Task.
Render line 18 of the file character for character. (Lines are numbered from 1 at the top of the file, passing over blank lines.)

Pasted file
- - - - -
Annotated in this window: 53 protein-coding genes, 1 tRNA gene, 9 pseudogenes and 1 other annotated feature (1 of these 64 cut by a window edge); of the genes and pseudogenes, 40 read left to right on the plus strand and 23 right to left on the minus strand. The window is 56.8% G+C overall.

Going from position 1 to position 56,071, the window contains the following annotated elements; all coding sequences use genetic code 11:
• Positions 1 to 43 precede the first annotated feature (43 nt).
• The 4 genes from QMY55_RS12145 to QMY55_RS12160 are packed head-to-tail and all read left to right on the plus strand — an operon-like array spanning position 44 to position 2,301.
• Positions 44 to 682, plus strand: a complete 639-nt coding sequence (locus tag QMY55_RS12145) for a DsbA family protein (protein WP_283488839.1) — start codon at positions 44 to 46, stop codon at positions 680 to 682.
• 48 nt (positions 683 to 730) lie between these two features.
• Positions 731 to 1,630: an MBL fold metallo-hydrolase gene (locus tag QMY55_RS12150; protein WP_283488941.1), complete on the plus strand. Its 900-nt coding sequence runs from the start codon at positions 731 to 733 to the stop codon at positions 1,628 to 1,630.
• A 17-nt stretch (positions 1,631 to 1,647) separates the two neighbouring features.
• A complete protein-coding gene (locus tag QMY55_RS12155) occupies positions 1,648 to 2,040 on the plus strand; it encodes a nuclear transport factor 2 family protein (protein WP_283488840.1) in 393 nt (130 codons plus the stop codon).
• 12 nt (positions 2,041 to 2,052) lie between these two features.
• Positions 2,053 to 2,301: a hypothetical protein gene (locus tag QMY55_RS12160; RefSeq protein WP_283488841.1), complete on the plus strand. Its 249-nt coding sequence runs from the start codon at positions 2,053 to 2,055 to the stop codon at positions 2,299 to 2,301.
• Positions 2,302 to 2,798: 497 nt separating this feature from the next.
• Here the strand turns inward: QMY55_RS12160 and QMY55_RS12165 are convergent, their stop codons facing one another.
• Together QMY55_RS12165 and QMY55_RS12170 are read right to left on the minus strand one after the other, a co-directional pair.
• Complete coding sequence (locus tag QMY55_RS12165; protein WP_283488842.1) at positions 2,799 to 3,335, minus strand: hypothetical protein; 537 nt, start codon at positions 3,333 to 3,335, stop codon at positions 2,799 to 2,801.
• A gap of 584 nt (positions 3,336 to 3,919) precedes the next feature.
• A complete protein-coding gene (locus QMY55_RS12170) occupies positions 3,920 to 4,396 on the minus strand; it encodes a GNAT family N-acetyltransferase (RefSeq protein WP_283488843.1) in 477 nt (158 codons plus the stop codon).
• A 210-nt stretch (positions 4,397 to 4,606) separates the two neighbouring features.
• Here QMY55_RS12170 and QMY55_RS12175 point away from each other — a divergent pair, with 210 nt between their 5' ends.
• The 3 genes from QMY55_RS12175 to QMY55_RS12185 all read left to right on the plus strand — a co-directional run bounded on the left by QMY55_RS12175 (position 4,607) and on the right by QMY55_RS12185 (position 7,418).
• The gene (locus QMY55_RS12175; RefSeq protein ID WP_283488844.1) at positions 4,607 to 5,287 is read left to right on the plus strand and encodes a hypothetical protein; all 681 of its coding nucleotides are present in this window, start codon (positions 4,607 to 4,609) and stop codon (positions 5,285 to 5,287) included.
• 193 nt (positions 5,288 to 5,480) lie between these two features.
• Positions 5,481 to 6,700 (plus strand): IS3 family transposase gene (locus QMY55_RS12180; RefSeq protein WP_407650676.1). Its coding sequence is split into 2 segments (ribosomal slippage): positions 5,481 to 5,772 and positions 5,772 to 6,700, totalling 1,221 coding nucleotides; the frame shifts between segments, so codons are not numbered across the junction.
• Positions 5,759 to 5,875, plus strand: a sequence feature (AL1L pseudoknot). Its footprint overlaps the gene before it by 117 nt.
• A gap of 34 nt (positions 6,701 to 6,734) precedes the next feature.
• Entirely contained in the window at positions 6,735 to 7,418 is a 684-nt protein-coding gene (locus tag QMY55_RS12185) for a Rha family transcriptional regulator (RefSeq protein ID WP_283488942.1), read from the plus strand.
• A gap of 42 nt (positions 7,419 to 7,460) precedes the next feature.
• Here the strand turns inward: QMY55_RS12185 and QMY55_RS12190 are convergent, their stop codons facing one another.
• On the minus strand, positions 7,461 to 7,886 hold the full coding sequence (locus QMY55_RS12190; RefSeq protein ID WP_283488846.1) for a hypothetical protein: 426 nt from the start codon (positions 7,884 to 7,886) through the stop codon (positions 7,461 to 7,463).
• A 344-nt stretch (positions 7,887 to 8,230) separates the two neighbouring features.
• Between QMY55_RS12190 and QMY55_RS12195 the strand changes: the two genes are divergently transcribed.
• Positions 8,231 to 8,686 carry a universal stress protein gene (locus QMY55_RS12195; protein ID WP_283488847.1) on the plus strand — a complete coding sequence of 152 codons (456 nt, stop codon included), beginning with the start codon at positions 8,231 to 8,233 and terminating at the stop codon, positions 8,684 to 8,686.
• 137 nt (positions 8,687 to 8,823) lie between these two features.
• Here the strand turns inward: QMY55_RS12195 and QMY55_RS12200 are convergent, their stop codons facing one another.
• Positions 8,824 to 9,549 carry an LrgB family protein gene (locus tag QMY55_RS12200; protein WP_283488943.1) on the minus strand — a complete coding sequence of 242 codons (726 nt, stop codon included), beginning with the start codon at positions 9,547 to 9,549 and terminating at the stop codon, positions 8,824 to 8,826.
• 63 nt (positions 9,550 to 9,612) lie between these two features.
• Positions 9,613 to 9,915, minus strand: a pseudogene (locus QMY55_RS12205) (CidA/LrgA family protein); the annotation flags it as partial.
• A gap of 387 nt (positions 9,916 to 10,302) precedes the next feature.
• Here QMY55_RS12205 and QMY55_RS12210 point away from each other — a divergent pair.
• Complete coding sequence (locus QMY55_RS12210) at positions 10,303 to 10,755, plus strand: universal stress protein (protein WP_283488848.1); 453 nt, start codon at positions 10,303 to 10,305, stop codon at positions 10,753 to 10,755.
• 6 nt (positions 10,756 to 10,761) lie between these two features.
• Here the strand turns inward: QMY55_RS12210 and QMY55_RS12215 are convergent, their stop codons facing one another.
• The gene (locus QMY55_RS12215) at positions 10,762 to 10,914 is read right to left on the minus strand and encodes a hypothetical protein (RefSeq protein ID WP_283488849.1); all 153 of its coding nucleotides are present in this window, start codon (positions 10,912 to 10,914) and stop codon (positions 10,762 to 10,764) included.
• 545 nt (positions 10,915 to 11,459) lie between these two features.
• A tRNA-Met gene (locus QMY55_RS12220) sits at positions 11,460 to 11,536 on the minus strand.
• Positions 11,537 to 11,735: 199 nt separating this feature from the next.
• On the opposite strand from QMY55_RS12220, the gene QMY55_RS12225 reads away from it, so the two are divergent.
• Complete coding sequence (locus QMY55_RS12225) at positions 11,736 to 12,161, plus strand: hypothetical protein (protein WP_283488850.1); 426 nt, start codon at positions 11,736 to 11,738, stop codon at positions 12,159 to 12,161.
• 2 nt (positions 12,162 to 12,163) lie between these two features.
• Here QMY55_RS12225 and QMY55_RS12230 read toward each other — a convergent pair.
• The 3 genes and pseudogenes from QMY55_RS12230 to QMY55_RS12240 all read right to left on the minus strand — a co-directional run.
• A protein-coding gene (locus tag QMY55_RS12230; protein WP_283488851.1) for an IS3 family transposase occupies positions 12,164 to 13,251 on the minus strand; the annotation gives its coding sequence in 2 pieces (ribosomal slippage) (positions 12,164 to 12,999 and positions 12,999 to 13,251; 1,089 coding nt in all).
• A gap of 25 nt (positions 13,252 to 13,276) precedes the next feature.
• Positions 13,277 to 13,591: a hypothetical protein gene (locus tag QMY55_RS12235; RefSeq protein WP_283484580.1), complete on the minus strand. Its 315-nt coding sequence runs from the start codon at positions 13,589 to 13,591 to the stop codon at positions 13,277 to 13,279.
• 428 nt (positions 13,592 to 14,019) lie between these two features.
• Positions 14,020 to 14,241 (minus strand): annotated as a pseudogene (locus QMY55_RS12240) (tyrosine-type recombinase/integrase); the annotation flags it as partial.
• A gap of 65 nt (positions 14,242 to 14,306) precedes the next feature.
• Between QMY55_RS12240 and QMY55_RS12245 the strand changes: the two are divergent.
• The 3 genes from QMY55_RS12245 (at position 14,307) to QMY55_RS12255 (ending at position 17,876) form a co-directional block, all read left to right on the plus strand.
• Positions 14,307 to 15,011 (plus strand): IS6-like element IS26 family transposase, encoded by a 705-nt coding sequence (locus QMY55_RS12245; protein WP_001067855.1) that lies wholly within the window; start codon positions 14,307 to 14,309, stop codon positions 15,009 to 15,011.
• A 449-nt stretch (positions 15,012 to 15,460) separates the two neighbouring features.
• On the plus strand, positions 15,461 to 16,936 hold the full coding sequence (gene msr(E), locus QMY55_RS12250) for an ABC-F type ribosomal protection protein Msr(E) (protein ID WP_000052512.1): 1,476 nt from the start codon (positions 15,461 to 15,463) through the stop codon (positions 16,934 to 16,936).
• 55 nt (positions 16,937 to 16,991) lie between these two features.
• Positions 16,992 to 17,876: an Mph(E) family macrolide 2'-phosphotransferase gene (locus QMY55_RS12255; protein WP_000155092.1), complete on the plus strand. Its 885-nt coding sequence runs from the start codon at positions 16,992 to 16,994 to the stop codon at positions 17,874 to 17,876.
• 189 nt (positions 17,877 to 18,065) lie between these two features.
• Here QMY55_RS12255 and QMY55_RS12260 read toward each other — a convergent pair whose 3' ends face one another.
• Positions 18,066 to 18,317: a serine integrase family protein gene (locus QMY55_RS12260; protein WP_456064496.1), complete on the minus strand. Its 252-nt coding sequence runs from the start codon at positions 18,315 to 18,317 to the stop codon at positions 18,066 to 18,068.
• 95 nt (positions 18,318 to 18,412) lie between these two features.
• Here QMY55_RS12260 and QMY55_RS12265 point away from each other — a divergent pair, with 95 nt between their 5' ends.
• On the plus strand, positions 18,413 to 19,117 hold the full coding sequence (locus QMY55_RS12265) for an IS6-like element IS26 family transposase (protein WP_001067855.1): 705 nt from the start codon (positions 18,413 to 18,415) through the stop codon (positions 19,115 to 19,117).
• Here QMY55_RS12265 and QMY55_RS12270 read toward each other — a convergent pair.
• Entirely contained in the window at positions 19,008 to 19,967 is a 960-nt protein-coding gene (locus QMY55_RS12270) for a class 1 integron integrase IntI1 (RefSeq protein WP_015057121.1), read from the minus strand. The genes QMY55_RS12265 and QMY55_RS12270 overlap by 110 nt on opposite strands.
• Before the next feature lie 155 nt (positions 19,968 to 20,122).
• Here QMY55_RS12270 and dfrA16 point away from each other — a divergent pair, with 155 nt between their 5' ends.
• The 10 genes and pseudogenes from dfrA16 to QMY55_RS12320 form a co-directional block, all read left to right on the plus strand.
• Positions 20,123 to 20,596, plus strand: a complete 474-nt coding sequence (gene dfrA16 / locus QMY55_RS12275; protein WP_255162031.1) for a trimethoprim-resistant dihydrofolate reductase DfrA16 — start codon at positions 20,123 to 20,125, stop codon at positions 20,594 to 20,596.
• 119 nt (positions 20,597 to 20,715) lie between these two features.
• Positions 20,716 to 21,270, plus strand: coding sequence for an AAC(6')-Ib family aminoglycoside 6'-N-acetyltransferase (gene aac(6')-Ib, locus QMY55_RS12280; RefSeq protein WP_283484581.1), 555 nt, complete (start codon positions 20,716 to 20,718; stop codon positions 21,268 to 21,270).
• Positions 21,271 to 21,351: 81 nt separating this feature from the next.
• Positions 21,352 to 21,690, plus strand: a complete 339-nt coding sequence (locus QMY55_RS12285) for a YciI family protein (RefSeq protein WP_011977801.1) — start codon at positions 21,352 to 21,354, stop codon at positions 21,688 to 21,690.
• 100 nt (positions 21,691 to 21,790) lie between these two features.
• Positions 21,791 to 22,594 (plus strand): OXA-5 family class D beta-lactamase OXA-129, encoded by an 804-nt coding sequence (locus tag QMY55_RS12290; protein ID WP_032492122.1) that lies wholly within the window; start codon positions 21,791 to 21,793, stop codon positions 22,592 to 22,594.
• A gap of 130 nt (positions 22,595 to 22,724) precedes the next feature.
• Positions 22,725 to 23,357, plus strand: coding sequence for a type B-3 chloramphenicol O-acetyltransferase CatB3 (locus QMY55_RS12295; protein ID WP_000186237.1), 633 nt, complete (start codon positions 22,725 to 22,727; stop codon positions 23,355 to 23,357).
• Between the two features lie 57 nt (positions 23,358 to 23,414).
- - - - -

• A 210-nt stretch (positions 4,397 to 4,606) separates the two neighbouring features.